Department of Chemical Engineering, University of Coimbra, Coimbra, Portugal.
    Amini, Shahriar
    Department of Energy and Process Engineering, Norwegian University of Science and Technology, Trondheim, Norway;SINTEF Industry, Trondheim, Norway.
    Techno-economic assessment of chemical looping reforming of natural gas for hydrogen production and power generation with integrated CO2 capture2018In: International Journal of Greenhouse Gas Control, ISSN 1750-5836, E-ISSN 1878-0148, Vol. 78, p. 7-20Article in journal (Refereed)
    Abstract [en]

    The current study presents the techno-economic analysis of the CLR-CC process. The CLR-CC process comprises of chemical looping reforming (CLR) of Natural Gas, water gas shift, CO2 capture and compression, and combined cycle power plant. A 1-D phenomenological model was developed using MATLAB and is used to study the performance of CLR, whereas the remaining part of the process was analysed using commercial software tools like Aspen and Thermoflow. The effect of design conditions in CLR, mainly the air flowrate to the oxidation reactor, oxidation reactor outlet temperature and the steam flowrate to the fuel reactor of CLR, on the overall techno-economic performance of the CLR-CC process is reported. The CH4 conversion in CLR, net electrical efficiency, CO2 avoidance rate and the Levelised Cost of Electricity (LCOE) have been identified as technoeconomic performance indicators. For the sensitivity study carried out in this study through 12 cases, the net electrical efficiency of the CLR-CC process varies between 40.0 and 43.4%, whereas the LCOE varies between 75.3 and 144.8 $/MWh, which is highly dependent on the fuel cost and process contingency rates.

    The full text will be freely available from 2020-08-01 15:53
  • 8. Nookuea, Worrada
    et al.
    Tan, Yuting
    KTH, School of Chemical Science and Engineering (CHE).
    Li, Hailong
    Thorin, Eva
    Yan, Jinyue
    KTH, School of Chemical Science and Engineering (CHE), Chemical Engineering and Technology, Energy Processes. Mälardalen University, Sweden.
    Impacts of thermo-physical properties of gas and liquid phases on design of absorber for CO2 capture using monoethanolamine2016In: International Journal of Greenhouse Gas Control, ISSN 1750-5836, E-ISSN 1878-0148, Vol. 52, p. 190-200Article in journal (Refereed)
    Abstract [en]

    Absorption of CO2 with aqueous amines in post-combustion capture is characterized as a heat and mass transfer processes with chemical reaction, which is sensitively affected by the thermo-physical properties of fluids. In order to optimize the design of the absorber of CO2 capture process, in this paper, the impacts of thermo-physical properties on the column design were investigated. Furthermore, the property impacts on the capital cost of the absorber unit were also identified and analyzed. Results show that the gas phase density has the most significant effect on the column diameter. Underestimation of the gas phase density of 10% may result in an increase of about 6% of the column diameter. For the packing height, the liquid phase density has the most significant effect. 10% underestimation of the liquid phase density may result in an increase of 8% of the packing height. Moreover, the effect from the liquid phase viscosity is also significant. For the annual capital cost, the liquid phase density also shows the most significant effect. Underestimation of the liquid phase density of 10% leads to the cost overestimation of $1.4 million for the absorption column for a 400 MW coal-fired power plant. Therefore, the development of the flue gas density model and liquid phase density and viscosity models of the aqueous amine solution with CO2 loading should be prioritized.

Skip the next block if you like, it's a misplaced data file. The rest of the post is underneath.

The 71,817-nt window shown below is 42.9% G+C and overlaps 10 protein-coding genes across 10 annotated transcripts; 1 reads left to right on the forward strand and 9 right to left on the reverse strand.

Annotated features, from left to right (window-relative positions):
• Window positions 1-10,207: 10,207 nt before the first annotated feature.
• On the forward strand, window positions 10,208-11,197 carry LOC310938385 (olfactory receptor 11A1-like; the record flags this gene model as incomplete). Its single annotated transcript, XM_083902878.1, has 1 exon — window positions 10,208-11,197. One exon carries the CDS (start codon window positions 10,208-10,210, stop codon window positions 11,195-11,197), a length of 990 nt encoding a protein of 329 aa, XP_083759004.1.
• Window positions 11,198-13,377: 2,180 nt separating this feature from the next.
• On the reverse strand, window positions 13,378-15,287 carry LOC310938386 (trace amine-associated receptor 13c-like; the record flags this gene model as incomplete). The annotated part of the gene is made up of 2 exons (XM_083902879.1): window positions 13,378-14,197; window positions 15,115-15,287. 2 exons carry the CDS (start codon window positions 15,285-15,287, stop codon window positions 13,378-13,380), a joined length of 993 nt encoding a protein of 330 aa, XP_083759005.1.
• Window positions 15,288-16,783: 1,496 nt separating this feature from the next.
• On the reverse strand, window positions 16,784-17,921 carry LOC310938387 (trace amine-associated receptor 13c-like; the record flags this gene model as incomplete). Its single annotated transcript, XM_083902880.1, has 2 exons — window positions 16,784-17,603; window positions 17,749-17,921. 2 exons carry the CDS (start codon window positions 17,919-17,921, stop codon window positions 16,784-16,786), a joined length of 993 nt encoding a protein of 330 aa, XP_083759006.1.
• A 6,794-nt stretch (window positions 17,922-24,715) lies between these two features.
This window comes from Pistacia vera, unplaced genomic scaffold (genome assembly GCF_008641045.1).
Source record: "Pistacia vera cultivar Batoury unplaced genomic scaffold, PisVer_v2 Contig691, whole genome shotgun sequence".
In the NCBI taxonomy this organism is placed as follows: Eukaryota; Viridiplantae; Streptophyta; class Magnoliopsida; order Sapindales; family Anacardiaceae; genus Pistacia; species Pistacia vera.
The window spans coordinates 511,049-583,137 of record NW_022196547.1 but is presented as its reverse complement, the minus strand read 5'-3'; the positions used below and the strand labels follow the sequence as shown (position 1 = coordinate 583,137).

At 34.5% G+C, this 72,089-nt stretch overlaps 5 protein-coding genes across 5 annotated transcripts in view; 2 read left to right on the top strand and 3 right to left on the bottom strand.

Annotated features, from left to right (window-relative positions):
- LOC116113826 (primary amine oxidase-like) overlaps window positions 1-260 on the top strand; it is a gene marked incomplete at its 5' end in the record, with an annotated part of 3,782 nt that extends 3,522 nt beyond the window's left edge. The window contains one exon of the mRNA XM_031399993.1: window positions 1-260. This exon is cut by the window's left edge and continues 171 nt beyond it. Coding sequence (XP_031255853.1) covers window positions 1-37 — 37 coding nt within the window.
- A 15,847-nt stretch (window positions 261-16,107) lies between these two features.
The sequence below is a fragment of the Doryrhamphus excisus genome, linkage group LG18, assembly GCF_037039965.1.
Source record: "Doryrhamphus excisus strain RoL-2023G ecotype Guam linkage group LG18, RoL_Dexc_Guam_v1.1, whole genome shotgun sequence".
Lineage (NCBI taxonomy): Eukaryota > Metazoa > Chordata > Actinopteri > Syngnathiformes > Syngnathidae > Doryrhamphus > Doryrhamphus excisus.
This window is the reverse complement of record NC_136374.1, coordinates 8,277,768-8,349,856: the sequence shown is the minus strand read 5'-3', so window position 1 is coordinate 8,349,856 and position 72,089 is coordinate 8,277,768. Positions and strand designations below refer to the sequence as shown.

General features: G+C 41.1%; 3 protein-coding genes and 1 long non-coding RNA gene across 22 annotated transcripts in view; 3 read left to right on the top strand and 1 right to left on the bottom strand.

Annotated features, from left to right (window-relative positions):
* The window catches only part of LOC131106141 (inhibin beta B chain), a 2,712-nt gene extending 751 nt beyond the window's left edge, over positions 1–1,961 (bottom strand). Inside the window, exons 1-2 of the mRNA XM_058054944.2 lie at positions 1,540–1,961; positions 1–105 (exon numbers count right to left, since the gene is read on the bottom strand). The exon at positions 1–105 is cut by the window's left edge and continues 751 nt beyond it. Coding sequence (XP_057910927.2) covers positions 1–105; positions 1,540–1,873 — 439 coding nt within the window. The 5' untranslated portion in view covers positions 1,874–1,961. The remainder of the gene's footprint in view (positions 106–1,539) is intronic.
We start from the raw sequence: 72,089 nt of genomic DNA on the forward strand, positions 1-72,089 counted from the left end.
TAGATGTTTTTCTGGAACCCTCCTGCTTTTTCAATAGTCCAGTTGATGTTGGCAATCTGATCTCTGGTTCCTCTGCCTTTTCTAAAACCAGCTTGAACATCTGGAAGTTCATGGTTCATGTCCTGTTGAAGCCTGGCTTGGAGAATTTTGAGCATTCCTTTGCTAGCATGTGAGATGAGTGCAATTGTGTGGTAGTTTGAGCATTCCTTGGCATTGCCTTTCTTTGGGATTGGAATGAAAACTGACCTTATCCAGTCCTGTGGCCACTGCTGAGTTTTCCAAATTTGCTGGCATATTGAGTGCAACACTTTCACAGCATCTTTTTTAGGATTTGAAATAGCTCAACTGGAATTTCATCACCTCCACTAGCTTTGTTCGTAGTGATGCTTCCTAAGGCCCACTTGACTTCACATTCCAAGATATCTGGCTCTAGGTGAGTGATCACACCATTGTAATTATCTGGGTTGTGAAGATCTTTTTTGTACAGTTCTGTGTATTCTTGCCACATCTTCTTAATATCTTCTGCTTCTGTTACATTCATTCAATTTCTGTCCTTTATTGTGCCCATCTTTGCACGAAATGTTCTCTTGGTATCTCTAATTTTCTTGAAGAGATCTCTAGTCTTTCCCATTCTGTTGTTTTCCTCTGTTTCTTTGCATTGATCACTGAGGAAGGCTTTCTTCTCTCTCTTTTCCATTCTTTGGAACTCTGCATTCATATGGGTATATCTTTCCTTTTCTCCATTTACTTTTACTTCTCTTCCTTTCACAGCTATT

• 9.
    Rexed, Ivan
    et al.
    KTH, School of Chemical Science and Engineering (CHE), Chemical Engineering and Technology, Applied Electrochemistry.
    della Pietra, Massimiliano
    University of Perugia.
    McPhail, Stephen
    ENEA.
    Lindbergh, Göran
    KTH, School of Chemical Science and Engineering (CHE), Chemical Engineering and Technology, Applied Electrochemistry.
    Lagergren, Carina
    KTH, School of Chemical Science and Engineering (CHE), Chemical Engineering and Technology, Applied Electrochemistry.
    Molten carbonate fuel cells for CO2 separation and segregation by retrofitting existing plants - An analysis of feasible operating windows and first experimental findings2015In: International Journal of Greenhouse Gas Control, ISSN 1750-5836, E-ISSN 1878-0148, Vol. 35, p. 120-130Article in journal (Refereed)
    Abstract [en]

    Molten carbonate fuel cells (MCFC) used as active carbon dioxide concentrator units are a promising solution to reduce greenhouse gas (GHG) emissions from traditional combustion plants. The cell reaction transfers carbonate ions from the cathode to the anode and allows the fuel cell to simultaneously produce power and separate CO2 from a stream of flue gas. Carbon dioxide separation is of high interest for use in natural gas combined cycles and coal gas combustion plants, as a large part of anthropogenic CO2 worldwide originates from such installations. The flue gas from these types of combustion technologies typically contains 3-15% CO2, which is in the lower operational range of the MCFC. The aim of this work was to investigate the possibility to retrofit existing power plants with MCFC to reduce the total release of CO2 without necessarily reducing the power output, and to understand which kind of power plant could have the major benefits with an MCFC retrofitting. The performance of lab scale MCFC fed with simulated flue gas was evaluated, and a number of operational parameters, such as utilization factor and cathode humidification were varied to study the effect on fuel cell performance. The results show that it is feasible to operate the MCFC as a CO2 separator for simulated gas turbine flue gas; however, the voltage drop due to low CO2 concentration may restrict the operating window depending on various operating conditions.